Morning Tea

Tea type
Black Fruit Blend
Ingredients
Assam Tea, Rhubarb
Flavors
Rhubarb, Strawberry, Sweet
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Loose Leaf, Sachet
Caffeine
Not available
Certification
Organic
Edit tea info Last updated by Lexie Aleah
Average preparation
195 °F / 90 °C 3 min, 30 sec 10 g 8 oz / 250 ml

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2 Tasting Notes View all

  • “I came accross this tea accidentally when my brother brought if from a trip to northern Europe. What first impacted me is its packaging, which actually is a birch jar. The tea is organic, so I...” Read full tasting note
    33
  • “Queued post, written August 21st 2014 Hurray, I can now start in on my Bad Dog teas. We are pretending that I actually didn’t buy them until just now. In which case I’m totally allowed and not a...” Read full tasting note
    80

From NUTE

Assam tea and rhubarb

About NUTE View company

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2 Tasting Notes

33
2 tasting notes

I came accross this tea accidentally when my brother brought if from a trip to northern Europe. What first impacted me is its packaging, which actually is a birch jar. The tea is organic, so I guess it makes sense…

Foreword and truth be told, I’m not a big fan of scented teas, or at least, this kind of sweet scented teas. This tea consists of a quite weak-tasting assam tea scented with rhubarb. I didn’t enjoy it very much. The scent of rhubarb kind of obfuscates the rest.

I would not recommend it but, again, scented teas are not my thing.

Flavors: Rhubarb, Strawberry, Sweet

Preparation
195 °F / 90 °C 3 min, 30 sec 10 g 8 OZ / 250 ML

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80
1349 tasting notes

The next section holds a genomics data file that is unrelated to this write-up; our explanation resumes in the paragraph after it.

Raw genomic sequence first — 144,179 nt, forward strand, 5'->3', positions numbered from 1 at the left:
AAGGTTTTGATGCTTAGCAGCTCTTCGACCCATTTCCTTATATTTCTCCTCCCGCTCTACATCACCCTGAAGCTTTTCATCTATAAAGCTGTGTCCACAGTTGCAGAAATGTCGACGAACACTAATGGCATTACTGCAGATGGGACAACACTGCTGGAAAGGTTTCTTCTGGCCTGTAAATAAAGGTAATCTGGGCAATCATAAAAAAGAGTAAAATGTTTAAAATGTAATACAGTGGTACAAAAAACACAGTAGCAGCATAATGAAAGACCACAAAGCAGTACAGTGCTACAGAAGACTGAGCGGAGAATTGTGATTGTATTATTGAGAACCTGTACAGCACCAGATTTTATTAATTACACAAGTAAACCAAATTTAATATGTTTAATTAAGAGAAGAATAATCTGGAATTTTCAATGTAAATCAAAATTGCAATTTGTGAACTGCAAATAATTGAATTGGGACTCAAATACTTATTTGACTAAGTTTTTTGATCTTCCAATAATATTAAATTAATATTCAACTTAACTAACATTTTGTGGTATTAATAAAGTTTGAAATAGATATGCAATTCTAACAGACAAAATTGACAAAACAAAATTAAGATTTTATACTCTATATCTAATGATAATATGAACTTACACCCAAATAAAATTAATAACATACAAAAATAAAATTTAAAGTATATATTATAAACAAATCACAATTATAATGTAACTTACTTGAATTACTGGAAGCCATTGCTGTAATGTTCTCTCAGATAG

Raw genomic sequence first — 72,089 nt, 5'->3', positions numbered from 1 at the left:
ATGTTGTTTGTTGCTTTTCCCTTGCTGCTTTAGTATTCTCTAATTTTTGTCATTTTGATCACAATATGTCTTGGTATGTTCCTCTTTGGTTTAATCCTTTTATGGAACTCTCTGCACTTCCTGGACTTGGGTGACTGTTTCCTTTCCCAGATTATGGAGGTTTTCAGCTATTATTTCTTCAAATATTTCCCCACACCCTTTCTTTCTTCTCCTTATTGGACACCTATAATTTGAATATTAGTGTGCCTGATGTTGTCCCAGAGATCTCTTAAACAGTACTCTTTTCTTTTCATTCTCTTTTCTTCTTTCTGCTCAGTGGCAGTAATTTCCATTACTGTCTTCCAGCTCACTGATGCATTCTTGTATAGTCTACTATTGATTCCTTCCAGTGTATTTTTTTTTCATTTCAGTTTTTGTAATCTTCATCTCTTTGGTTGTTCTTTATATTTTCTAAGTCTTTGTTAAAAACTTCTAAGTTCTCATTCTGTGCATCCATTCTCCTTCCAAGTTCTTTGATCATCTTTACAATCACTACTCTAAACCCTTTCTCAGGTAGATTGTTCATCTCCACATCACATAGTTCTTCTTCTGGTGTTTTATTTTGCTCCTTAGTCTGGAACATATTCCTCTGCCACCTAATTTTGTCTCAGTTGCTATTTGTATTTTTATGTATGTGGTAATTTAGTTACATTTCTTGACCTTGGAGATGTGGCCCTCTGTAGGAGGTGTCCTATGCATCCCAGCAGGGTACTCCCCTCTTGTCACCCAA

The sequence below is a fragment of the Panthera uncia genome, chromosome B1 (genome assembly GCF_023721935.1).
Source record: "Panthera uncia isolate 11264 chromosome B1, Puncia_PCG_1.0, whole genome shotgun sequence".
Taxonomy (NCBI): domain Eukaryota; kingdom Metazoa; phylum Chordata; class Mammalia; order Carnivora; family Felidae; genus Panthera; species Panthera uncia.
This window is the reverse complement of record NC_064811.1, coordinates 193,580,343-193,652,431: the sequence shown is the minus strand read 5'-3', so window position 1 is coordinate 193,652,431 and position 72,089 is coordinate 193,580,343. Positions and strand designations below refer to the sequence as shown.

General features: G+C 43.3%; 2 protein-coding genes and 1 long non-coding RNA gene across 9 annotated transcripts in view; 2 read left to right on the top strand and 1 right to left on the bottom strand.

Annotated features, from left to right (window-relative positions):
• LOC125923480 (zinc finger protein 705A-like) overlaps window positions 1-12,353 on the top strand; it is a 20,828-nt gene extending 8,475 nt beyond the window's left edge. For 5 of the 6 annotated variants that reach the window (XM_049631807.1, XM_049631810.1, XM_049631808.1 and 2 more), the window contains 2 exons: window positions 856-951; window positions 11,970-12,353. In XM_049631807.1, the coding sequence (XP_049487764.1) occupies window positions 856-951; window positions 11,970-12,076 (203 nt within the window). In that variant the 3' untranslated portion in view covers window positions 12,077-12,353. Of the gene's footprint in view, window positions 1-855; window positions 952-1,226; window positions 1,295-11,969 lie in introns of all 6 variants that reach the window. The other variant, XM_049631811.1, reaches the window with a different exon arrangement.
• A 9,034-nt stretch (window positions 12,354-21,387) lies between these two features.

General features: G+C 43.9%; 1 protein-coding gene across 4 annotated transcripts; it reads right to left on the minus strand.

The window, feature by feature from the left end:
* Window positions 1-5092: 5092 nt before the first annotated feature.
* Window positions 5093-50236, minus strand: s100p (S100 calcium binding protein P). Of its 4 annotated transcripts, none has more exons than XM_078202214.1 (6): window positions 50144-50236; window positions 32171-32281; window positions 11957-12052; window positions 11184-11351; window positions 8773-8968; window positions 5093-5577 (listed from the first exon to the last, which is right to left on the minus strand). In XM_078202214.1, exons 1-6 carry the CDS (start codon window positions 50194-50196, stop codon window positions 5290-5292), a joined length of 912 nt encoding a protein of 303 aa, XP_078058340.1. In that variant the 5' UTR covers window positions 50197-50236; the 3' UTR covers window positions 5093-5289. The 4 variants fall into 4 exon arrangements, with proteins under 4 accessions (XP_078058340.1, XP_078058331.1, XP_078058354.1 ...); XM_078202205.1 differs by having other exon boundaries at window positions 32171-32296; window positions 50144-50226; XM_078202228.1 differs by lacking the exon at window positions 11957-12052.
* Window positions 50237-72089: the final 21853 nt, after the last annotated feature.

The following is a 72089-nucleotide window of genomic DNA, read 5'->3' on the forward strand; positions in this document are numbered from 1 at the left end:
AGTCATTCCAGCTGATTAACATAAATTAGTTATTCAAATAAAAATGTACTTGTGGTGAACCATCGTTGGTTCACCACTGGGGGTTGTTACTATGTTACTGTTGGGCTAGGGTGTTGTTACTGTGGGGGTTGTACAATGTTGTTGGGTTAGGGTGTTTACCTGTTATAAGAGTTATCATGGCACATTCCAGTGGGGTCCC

Queued post, written August 21st 2014

Hurray, I can now start in on my Bad Dog teas. We are pretending that I actually didn’t buy them until just now. In which case I’m totally allowed and not a Bad Dog at all.

Husband was quite keen to try this one, as he had developed a bit of a fascination with all things rhubarb lately. We shall be growing some in the garden. Just imagine that. A rhubarb crumble made with super-fresh rhubarb that grew in your own garden! Gosh, stop me, I’m drooling.

For a long time now I have consequently made flavoured black tea with less than boiling water. I find that if the water is around 90°C or so, as opposed to 100°C, flavourings tend to present themselves better. It always makes me pleased to see when a company recommends less than boiling for a flavoured black. These people say 95°C, but my kettle doesn’t do that, so I chose 90°C instead. To be honest, the temperature in a kettle is never 100% accurate at all times anyway, which is why it amuses me a little when someone is unwilling to accept a kettle that can’t give you 1°C increments. (There was an annoying person on Steepster a few years ago who refused to accept less than one degree increments. She was… well, let’s be honest, I rather considered her my best enemy. Always good for an eyeroll. No need to name names though. Those who knew her may know who I mean. Those who didn’t, well, they don’t really need to, do they?) There will always be +/- one or two degrees to whichever temperature you ask it to make. It really doesn’t matter.

This is also flavoured with strawberry which becomes apparent when tasting the tea. It really tastes more like strawberry than rhubarb. There’s a bit of tartness to it, suggesting rhubarb, but it’s strawberry, mostly.

The base is Assam which… Hmmm… It’s nice, but a bit peculiar in combination with the flavouring. It’s like it clashes a little bit. It’s possible that this might grow on me though, and it’s quite a pleasant tea to drink otherwise, as the rating shows, but it’s not all that it could be. It’s not really rhubarb for crying out loud. Certainly and sadly not my favourite red fruit, favourite strawberry nor favourite rhubarb.

If it does grow on me, I might adjust the rating further upwards. For right now, I’m happy with an 80.

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